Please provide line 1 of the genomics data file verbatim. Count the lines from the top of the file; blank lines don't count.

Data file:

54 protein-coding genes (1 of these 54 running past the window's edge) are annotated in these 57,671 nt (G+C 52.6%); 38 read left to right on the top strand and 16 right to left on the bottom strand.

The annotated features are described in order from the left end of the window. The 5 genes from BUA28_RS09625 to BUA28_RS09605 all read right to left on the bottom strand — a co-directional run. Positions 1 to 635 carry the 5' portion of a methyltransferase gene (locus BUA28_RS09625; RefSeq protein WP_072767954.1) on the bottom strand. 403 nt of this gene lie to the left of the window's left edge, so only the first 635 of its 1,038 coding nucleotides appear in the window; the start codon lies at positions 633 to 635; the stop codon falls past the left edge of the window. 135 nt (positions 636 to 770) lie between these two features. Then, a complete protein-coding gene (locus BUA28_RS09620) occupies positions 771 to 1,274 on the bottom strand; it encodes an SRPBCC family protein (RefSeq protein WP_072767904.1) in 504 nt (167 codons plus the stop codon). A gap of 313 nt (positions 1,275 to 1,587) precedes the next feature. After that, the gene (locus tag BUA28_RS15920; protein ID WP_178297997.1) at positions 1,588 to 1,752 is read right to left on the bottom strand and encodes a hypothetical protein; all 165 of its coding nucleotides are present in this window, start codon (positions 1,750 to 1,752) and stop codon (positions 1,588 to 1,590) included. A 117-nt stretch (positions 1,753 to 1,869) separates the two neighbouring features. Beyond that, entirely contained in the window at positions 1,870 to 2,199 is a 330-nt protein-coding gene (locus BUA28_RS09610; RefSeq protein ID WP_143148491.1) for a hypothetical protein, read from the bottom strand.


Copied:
54 protein-coding genes (1 of these 54 running past the window's edge) are annotated in these 57,671 nt (G+C 52.6%); 38 read left to right on the top strand and 16 right to left on the bottom strand.